Other accomplishments were:

The Free Education Policy of the 1970s, and the In-service Teachers Education Trust (ISTET) which allowed teachers to upgrade their qualification on the job.
Declaration of Spanish as the second official language of Jamaica to help break down the language barrier between Jamaica and her Spanish-speaking neighbours.
Even when he no longer walked the corridors of the Education Ministry, Sir Florizel maintained a strong interest in the nation’s education. In many respects, the education infrastructure of today will remain a lasting monument to this stalwart of a leader and giant of a man.

Walking with Kings

Truly it could be said of Sir Florizel that he walked with Kings but remained in touch with the common man. As Governor-General, representative of The Queen, Sir Florizel took the office to the most humble of communities, even as King’s House played host to royalties and high dignitaries.

His social conscience continued to play out as patron of a range of organisations, including the Jamaica Red Cross Society, the Scouts Association, the YMCA and YWCA, the Jamaica Cancer Society and the United Nations Association of Jamaica.

Less than a month after he was officially sworn-in, Sir Florizel received his first overseas visitor, it was the Lord Mayor of London. The Governor-General was the guest speaker at the Regional Conference of the Commonwealth Parliamentary Association on July 23, 1973.

He was the recipient of a long and impressive list of national and international awards and honours, culminating in the Order of the Nation (O.N.), Jamaica’s second highest honour after The Order of National Hero. These awards include the Order of Andres Bello, one of Venezuela’s highest which he received in 1970 and the Order of Liberator in 1978, also from Venezuela.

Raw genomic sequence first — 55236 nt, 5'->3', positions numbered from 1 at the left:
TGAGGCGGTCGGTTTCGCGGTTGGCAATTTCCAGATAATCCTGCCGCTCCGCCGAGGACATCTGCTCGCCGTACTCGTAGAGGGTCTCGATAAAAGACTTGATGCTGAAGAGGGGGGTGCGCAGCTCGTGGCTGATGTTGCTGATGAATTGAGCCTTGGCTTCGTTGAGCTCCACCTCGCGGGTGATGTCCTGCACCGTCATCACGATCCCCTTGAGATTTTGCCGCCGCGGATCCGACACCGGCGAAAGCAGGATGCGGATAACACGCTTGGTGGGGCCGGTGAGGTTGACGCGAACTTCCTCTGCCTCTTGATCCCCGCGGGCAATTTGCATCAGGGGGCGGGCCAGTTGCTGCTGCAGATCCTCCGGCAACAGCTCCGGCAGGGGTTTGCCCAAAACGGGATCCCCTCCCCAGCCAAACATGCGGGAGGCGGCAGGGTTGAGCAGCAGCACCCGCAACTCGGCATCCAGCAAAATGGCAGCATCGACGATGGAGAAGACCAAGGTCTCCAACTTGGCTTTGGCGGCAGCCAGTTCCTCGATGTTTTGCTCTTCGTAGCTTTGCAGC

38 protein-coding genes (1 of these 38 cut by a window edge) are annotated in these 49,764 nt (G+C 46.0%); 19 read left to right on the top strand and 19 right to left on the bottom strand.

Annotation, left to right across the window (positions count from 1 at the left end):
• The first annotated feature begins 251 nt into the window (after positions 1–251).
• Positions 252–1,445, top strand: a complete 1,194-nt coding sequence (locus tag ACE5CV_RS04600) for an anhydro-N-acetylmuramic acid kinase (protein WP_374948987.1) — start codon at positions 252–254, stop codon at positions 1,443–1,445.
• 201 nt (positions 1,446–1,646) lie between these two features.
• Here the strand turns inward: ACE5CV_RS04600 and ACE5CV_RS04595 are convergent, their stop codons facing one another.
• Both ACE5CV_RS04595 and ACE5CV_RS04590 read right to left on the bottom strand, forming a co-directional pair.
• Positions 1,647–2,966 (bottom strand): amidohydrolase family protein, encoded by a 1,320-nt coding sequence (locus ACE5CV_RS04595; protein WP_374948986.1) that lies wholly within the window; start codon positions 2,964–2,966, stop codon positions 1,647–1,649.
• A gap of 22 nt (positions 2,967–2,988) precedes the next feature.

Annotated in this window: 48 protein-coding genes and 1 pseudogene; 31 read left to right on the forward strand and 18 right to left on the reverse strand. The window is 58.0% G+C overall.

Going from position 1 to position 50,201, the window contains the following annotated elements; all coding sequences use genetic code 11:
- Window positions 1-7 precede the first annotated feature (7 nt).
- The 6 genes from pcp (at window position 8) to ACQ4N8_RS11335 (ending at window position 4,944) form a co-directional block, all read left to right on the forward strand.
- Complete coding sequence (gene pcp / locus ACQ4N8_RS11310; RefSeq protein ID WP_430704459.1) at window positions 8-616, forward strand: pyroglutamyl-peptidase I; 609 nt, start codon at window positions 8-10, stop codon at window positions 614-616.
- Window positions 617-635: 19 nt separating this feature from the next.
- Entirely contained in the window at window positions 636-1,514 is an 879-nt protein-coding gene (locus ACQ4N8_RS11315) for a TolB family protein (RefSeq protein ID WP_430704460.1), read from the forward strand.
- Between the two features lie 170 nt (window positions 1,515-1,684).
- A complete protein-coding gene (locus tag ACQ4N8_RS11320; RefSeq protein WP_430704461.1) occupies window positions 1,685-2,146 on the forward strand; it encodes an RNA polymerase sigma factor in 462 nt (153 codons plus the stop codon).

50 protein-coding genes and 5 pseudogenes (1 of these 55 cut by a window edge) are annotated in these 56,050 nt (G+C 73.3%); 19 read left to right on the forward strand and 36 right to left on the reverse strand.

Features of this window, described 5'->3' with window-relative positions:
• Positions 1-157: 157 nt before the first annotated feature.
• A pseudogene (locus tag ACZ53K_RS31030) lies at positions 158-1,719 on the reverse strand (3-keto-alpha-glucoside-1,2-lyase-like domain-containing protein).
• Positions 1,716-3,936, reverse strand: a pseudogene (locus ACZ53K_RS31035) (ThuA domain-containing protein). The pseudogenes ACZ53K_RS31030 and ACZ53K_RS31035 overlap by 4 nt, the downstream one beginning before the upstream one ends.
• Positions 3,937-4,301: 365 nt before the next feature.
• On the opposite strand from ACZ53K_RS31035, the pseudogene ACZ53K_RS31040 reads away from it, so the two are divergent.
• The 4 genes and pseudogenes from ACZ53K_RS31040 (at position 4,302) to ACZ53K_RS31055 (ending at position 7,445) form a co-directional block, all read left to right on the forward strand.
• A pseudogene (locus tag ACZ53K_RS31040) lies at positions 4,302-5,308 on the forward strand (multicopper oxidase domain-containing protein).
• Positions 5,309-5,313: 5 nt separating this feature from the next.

The following are high points of his occupancy of King’s House:

November1973 – at a special function at the Ward Theatre, he received the Keys to the City of Kingston
First Royal visitors for the G-G were Princess Anne and Captain Mark Phillips, December 12 – 15, 1973
April 26, 1975, Her Majesty Queen Elizabeth II stayed at King’s House while she attended the Commonwealth Heads of Government Conference
Recipient of the Order of the Nation which is reserved by the Government for governors-general, in 1975
Recipient of a second Venezuelan national honour, the Order of Liberator in 1978 while on another trip to that country
He became the Gleaner’s first Honour Awardee in 1979
October 1980 when the JLP won, he was asked to remain in office
In 1981 he was knighted by Her Majesty Queen Elizabeth II, receiving the Grand Cross of the Most Distinguished Order of St Micheal and St George (GCMG) in a private function at Buckingham Palace
The Honorary Doctor of Laws degree by UWI was bestowed on him in 1982
1983, he was made the Grand Commander of the Royal Victorian Order (GCVO) by the Queen. Giving his own take on his stay in King’s House, Sir Florizel said:
“I think I have brought a new thrust to the office of governor-general. I have undoubtedly created a new image for the post and I have engaged in more widespread activities.”

He retired from the office in 1990. Away from the glare of public life and the glamour of hosting royalties and heads of state, Sir Florizel spent his last days working on his memoirs.

In tribute to the great man, the ICWI Foundation hosted the Sir Florizel Glasspole Lectures for 10 years, with the final lecture being staged to a capacity audience at Le Meridien Jamaica Pegasus Hotel on November 29, 2000, a mere two days after his passing at the age of 91.